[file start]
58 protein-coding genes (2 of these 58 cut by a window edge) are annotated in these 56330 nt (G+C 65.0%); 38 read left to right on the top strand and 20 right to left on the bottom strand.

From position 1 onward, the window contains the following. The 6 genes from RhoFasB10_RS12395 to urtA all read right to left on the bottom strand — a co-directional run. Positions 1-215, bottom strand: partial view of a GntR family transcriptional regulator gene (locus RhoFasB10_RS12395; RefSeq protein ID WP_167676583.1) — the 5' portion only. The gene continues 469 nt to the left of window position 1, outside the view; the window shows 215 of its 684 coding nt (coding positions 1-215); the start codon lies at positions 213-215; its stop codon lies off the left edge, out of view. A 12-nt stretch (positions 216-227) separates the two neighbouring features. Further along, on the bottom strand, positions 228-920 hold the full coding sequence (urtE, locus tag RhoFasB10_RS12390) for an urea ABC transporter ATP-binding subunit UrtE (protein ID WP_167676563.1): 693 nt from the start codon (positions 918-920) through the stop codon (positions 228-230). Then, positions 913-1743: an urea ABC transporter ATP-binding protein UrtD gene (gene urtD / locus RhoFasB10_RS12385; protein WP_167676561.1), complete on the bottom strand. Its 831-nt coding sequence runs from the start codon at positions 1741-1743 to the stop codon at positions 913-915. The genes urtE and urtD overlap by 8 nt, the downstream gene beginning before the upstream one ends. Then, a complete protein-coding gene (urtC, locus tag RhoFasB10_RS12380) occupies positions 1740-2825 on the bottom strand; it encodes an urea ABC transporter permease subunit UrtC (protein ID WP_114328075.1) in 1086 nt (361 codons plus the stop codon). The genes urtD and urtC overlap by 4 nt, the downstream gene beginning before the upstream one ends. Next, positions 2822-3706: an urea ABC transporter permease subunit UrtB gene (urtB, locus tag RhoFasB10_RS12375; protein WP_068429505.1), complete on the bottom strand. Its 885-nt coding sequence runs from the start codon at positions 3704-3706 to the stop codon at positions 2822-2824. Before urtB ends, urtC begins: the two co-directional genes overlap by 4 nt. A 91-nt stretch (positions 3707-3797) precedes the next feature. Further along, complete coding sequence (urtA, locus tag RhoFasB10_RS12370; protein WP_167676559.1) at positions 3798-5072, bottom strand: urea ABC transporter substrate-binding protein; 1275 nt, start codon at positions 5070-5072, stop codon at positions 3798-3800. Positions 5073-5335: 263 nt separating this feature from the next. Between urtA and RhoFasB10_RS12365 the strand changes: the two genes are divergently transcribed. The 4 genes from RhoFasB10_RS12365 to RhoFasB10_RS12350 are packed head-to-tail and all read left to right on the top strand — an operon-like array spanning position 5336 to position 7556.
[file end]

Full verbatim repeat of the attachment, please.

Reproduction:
58 protein-coding genes (2 of these 58 cut by a window edge) are annotated in these 56330 nt (G+C 65.0%); 38 read left to right on the top strand and 20 right to left on the bottom strand.

From position 1 onward, the window contains the following. The 6 genes from RhoFasB10_RS12395 to urtA all read right to left on the bottom strand — a co-directional run. Positions 1-215, bottom strand: partial view of a GntR family transcriptional regulator gene (locus RhoFasB10_RS12395; RefSeq protein ID WP_167676583.1) — the 5' portion only. The gene continues 469 nt to the left of window position 1, outside the view; the window shows 215 of its 684 coding nt (coding positions 1-215); the start codon lies at positions 213-215; its stop codon lies off the left edge, out of view. A 12-nt stretch (positions 216-227) separates the two neighbouring features. Further along, on the bottom strand, positions 228-920 hold the full coding sequence (urtE, locus tag RhoFasB10_RS12390) for an urea ABC transporter ATP-binding subunit UrtE (protein ID WP_167676563.1): 693 nt from the start codon (positions 918-920) through the stop codon (positions 228-230). Then, positions 913-1743: an urea ABC transporter ATP-binding protein UrtD gene (gene urtD / locus RhoFasB10_RS12385; protein WP_167676561.1), complete on the bottom strand. Its 831-nt coding sequence runs from the start codon at positions 1741-1743 to the stop codon at positions 913-915. The genes urtE and urtD overlap by 8 nt, the downstream gene beginning before the upstream one ends. Then, a complete protein-coding gene (urtC, locus tag RhoFasB10_RS12380) occupies positions 1740-2825 on the bottom strand; it encodes an urea ABC transporter permease subunit UrtC (protein ID WP_114328075.1) in 1086 nt (361 codons plus the stop codon). The genes urtD and urtC overlap by 4 nt, the downstream gene beginning before the upstream one ends. Next, positions 2822-3706: an urea ABC transporter permease subunit UrtB gene (urtB, locus tag RhoFasB10_RS12375; protein WP_068429505.1), complete on the bottom strand. Its 885-nt coding sequence runs from the start codon at positions 3704-3706 to the stop codon at positions 2822-2824. Before urtB ends, urtC begins: the two co-directional genes overlap by 4 nt. A 91-nt stretch (positions 3707-3797) precedes the next feature. Further along, complete coding sequence (urtA, locus tag RhoFasB10_RS12370; protein WP_167676559.1) at positions 3798-5072, bottom strand: urea ABC transporter substrate-binding protein; 1275 nt, start codon at positions 5070-5072, stop codon at positions 3798-3800. Positions 5073-5335: 263 nt separating this feature from the next. Between urtA and RhoFasB10_RS12365 the strand changes: the two genes are divergently transcribed. The 4 genes from RhoFasB10_RS12365 to RhoFasB10_RS12350 are packed head-to-tail and all read left to right on the top strand — an operon-like array spanning position 5336 to position 7556.